Next-Gen PC design made in Melbourne, for China

Student-designed PC targets emerging markets
  • Liz Tay (LinuxWorld)
  • 25 May, 2007 14:07

Twenty-one year old John Leung was awarded a $US25,000 first prize by Bill Gates himself last week, in Microsoft's annual Next-Gen PC Design Competition. An undergraduate architecture student at the University of Melbourne, Leung's MADE in China submission took a novel approach to computing products and services, with the aim of bringing PCs to the emerging Chinese market.

MADE in China involves a streamlined design in which the PC itself contains no CPU, hard drive, graphics card or sound card. Software and components are stored by a service provider and accessed wirelessly on demand. The PC is operated via a touch-screen interface that is based on an Asian-style dining platter, and uses special chopsticks-like styli to enter commands.

At a closer look, it is clear that Leung's submission wasn't just a pretty design, but an intelligent business model aimed at China's 1.3-billion-person population. Liz Tay speaks with Leung about his vision, inspiration, and plans for the future.

When did you begin designing the MADE in China computer, and what inspired you to embark on the project in the first place?

It was when my grandmother from China said to me, 'I will never learn how to use the computer. It's expensive, complicated and irrelevant - I don't want to even touch it!', that I knew I could do something about it with my design skills.

I loved the PC and I wanted to spread the joy to everyone around me. MADE in China is all about spreading the use of PC to new users as well as catering for the need of existing users.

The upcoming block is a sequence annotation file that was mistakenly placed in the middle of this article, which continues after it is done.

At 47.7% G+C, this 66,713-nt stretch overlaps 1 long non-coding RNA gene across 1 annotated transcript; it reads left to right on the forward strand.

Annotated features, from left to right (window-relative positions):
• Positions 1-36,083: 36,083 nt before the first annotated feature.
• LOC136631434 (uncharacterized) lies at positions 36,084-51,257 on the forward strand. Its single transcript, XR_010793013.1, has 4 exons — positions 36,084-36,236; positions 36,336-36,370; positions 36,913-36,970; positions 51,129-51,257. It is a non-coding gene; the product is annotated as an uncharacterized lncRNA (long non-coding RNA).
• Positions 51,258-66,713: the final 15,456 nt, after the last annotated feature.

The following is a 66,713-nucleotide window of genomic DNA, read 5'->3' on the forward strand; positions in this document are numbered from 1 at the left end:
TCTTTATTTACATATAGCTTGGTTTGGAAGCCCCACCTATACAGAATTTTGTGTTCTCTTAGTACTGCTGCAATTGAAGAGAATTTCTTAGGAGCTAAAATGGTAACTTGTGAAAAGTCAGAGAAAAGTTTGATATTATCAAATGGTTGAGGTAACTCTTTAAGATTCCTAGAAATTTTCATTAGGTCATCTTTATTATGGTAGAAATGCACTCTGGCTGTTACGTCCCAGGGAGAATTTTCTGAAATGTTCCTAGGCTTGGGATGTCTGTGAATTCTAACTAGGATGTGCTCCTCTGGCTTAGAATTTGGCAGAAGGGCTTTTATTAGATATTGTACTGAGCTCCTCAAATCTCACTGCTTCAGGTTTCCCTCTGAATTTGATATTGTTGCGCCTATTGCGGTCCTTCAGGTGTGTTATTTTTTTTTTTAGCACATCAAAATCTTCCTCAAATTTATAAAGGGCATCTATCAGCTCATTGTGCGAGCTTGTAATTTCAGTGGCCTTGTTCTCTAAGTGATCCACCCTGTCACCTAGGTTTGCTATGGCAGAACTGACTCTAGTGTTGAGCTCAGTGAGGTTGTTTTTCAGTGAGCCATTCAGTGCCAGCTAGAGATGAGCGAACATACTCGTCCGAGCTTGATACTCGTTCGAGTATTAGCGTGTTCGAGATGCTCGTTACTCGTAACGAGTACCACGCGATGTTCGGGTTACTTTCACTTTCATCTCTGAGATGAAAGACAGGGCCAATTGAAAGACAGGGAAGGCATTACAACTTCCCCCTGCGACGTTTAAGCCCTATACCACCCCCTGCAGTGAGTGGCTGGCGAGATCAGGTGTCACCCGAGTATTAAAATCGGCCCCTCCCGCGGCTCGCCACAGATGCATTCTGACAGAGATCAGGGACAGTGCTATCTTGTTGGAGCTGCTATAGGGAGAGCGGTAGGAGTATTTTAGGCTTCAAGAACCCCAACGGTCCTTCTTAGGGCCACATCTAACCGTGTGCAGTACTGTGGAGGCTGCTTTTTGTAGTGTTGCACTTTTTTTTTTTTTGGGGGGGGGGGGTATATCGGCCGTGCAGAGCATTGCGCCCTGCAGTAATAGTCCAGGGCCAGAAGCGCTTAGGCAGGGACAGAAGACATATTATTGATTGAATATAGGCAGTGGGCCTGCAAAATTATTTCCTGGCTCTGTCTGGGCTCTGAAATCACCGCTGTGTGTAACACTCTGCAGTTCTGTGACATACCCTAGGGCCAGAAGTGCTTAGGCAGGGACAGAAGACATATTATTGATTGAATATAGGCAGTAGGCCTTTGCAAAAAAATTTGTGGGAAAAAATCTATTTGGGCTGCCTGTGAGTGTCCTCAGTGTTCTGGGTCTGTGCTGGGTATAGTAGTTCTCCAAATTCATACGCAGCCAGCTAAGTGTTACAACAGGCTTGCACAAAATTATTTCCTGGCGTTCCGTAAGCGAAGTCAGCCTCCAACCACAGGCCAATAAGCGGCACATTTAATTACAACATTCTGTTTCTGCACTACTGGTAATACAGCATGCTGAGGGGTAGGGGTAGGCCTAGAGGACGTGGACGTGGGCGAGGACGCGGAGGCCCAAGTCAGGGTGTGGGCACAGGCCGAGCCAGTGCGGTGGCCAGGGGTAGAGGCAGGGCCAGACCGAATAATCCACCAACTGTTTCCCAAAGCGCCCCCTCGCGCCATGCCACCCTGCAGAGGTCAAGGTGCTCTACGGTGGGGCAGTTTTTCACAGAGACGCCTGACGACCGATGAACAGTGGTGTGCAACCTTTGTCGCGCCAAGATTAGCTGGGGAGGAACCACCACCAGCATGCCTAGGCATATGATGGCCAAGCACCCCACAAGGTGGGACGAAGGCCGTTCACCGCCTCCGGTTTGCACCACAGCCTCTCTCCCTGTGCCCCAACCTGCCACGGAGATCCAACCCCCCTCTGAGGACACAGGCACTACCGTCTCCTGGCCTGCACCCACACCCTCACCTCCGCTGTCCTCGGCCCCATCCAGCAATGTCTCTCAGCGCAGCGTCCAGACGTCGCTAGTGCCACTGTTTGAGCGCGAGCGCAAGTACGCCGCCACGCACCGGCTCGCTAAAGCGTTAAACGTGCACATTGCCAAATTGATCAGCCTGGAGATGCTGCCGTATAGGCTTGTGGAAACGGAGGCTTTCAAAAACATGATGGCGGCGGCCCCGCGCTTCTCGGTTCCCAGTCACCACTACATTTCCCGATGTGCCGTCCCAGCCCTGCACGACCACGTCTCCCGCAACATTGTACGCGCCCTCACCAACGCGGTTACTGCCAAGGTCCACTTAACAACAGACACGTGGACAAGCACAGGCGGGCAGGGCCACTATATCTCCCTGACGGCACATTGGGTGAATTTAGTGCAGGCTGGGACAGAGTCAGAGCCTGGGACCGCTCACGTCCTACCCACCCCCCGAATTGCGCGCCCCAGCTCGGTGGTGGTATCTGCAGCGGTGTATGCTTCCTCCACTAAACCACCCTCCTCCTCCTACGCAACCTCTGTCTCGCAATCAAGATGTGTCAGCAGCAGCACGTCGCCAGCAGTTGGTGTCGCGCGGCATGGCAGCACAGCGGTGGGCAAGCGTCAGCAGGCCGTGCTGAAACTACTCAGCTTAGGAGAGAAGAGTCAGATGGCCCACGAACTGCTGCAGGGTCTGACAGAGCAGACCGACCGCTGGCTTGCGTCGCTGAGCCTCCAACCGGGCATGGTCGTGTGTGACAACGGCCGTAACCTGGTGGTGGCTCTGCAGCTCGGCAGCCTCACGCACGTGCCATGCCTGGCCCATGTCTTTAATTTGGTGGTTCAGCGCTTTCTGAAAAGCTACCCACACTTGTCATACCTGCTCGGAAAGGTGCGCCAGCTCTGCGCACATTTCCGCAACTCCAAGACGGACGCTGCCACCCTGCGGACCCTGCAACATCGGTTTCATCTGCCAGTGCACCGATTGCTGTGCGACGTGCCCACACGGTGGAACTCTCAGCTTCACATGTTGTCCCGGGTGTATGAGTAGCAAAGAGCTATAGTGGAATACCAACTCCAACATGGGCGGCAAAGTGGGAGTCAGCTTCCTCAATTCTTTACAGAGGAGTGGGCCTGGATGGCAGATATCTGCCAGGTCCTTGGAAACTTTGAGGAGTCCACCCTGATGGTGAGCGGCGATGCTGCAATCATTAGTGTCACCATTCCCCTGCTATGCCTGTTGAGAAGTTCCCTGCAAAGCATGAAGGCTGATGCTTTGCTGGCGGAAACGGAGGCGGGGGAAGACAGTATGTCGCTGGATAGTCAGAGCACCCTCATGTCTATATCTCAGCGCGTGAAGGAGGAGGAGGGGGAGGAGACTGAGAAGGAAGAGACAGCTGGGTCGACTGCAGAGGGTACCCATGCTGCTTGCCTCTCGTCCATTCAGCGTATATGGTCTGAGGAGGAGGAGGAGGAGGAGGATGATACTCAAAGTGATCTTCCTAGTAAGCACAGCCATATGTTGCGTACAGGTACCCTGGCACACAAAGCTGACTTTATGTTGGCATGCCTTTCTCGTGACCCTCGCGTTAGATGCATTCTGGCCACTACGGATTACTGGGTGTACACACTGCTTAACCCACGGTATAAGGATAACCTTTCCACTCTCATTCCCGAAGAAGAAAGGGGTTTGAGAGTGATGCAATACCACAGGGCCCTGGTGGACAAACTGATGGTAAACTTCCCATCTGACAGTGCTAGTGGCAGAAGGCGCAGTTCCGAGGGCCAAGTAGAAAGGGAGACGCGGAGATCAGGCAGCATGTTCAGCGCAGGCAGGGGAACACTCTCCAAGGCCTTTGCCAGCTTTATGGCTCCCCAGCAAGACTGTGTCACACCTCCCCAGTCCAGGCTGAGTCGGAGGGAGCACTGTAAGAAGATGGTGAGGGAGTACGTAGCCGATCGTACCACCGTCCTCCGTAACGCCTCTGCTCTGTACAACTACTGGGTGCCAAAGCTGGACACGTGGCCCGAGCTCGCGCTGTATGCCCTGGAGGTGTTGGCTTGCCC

The design was initiated when Microsoft announced the [Next-Gen PC Design] competition for 2006-07. I took all the time I could to investigate and found that there were so many PCs in the market that were made in china but none of which are actually made for China, it really inspired me to design one - so that even my grandmother and a three-year-old toddler will be interested in using.

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MADE in China's dining-platter design and chopsticks-like styli could bring a sense of familiarity to computing in the Chinese market.


Could you please briefly describe the design. What are some of your favourite features?

MADE in China spreads the use of the PC to the entire 1.3 billion population of this rapidly-developing nation. The revolutionary hardware and infrastructure creates a PC that is simple, affordable, profitable, and environmental - all without compromising performance, aesthetic, and convenience. Simply put, it is a $99 PC that only requires $1 a day to run, but as powerful as your current PC!